ASRM Review: Aging and the Brain: Restoring Neurologic Functioning Through Hormone Replacement Therapy
Aging and the Brain: Restoring Neurologic Functioning Through Hormone Replacement Therapy
Presented by Robert A. Greene, MD, FACOG
North State Women’s Center
Redding Medical Center
Summary written by Christine Schroeder, Ph.D.
Many changes that occur with age are written off as inevitable consequences of the getting older. Indeed, these effects are often the subject of humorous comments, even amongst affected individuals. In recent years, however, increasing research in a wide variety of fields has drawn these assumptions of inevitability into question.
The incidence of neurodegenerative diseases, such as Parkinson’s and Alzheimer’s disease (AD) has increased dramatically in recent years. Much of this increase is due to the ever-higher life expectancy of the American population. In addition to this general increase in risk, however, research shows that women are at far greater risk of these disorders than are their age-matched male peers.
The emerging data suggest that the hypoestrogenism associated with menopause may be the root cause of this elevated risk for women. Estrogen supplementation, for example, has been shown to slow the development of both AD and Parkinson’s. The exact mechanisms by which the benefit of estrogen occurs has not been pinned down as of yet; however, it is thought to be a combination of some or all of the following:
Increased cerebral blood flow
Increased pre- and post-synaptic production of neurotransmitters
A decrease in oxidative damage
Increases in dendrite branching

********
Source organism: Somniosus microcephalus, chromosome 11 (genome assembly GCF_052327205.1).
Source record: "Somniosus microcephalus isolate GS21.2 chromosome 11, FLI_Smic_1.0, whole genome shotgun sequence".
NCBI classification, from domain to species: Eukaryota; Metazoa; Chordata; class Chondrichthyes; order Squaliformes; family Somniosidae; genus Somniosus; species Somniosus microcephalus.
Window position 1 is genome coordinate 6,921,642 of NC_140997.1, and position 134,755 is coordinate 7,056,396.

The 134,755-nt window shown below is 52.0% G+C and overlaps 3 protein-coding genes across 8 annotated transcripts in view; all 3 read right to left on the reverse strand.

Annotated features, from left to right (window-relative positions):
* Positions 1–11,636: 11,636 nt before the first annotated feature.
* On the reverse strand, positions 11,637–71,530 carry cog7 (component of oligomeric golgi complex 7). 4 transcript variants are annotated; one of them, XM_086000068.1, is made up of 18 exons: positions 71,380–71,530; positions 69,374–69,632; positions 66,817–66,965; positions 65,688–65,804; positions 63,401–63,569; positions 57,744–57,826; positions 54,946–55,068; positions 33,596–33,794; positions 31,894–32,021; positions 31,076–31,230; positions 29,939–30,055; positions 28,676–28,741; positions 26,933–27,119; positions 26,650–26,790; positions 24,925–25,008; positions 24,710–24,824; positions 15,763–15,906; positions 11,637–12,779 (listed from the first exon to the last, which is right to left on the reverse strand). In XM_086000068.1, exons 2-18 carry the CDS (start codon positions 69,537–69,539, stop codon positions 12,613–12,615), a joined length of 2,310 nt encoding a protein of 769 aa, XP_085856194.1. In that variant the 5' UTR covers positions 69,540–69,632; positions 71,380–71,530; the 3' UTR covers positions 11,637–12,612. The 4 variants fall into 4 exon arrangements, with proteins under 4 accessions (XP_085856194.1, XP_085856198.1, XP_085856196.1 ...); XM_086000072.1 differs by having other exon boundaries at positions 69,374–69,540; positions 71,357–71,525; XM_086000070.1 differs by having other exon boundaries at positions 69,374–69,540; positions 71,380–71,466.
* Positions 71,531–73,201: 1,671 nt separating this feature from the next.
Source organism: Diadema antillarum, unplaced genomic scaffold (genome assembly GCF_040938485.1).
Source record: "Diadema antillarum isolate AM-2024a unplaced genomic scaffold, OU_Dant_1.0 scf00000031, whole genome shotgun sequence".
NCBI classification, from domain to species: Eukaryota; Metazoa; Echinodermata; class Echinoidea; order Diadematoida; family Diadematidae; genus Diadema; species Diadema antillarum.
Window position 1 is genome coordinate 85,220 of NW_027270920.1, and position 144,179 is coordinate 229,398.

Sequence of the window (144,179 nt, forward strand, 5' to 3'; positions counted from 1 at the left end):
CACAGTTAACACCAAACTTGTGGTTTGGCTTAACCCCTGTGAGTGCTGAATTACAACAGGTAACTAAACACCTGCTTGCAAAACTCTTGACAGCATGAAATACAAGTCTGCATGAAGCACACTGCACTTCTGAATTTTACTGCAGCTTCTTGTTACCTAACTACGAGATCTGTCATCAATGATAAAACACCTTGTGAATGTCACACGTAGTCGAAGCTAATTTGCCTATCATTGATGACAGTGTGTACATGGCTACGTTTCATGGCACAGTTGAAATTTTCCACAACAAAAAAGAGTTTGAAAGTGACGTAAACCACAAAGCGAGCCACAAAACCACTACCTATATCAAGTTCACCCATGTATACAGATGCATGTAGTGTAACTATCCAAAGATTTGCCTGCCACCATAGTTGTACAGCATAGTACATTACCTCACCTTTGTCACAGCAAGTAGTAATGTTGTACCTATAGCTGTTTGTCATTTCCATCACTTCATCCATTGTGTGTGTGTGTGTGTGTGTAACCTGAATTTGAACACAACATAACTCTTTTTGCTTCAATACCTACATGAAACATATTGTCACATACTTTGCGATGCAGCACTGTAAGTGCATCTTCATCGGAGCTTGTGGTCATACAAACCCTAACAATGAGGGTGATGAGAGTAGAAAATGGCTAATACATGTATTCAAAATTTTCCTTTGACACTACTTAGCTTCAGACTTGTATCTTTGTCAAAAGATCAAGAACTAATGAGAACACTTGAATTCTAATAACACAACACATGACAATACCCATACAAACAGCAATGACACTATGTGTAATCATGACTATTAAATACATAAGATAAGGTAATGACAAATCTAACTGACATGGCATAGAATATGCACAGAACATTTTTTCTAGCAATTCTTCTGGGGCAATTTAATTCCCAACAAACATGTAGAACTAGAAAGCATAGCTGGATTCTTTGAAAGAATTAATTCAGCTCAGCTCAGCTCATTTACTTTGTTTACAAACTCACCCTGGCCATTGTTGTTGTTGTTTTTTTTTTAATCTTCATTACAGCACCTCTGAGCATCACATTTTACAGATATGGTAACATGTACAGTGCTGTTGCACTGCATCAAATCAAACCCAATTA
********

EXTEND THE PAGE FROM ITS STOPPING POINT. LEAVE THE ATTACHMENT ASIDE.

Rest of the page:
Increased growth factor production
Inhibition of adhesions and cytokines associated with AD
Developments in advanced imaging have allowed the study of blood flow in the brain. These images demonstrate that cerebral blood flow is dramatically reduced during a hot flash. Thus, hypoestrogenism contributes to decreased blood flow, and hot flash episodes exacerbate this pattern even further. Most strikingly, the pattern of cerebral blood flow during a hot flash is highly similar to the patterns characteristic of AD. It is unlikely that normal levels of hot flashes immediately cause AD; rather, hot flashes year after year may be an additive stressor that adds to other deleterious side effects of hypoestrogenism.
Many of the disorders that ERT helps to treat are associated with diminished cerebral blood flow, which is thought to be a prime contributor to dementia. These include arteriosclerosis and peripheral vascular diseases. The effects of estrogen replacement therapy (ERT) on these neurodegenerative disorders can be dramatic. Research has shown that:
Symptoms of AD and Parkinson’s can be mitigated or reversed after as few as six weeks of ERT
AD can be delayed by 50% with ERT
AD patients who are on ERT generally go into full time nursing care 6 to 12 months later than AD patients who are not on ERT
In addition to the human misfortune that well-applied ERT may alleviate, the monetary costs would be substantial as well. Estimates are that, if all AD patients entered full nursing care just one month later, it would mean an annual saving of $1.2 billion in the United States alone. In view of the fact that ERT can delay entry by six to twelve months, the potential benefit is remarkable.
The National Institutes of Health is currently sponsoring the Women’s Health Initiative Memory Study; the goal of this long-term research project is to define more precisely the relationships between ERT and neurological disorders. Nevertheless, the evidence to date strongly indicates that estrogen is neuroprotective, and these effects should be considered when decisions are made about long-term estrogen replacement therapy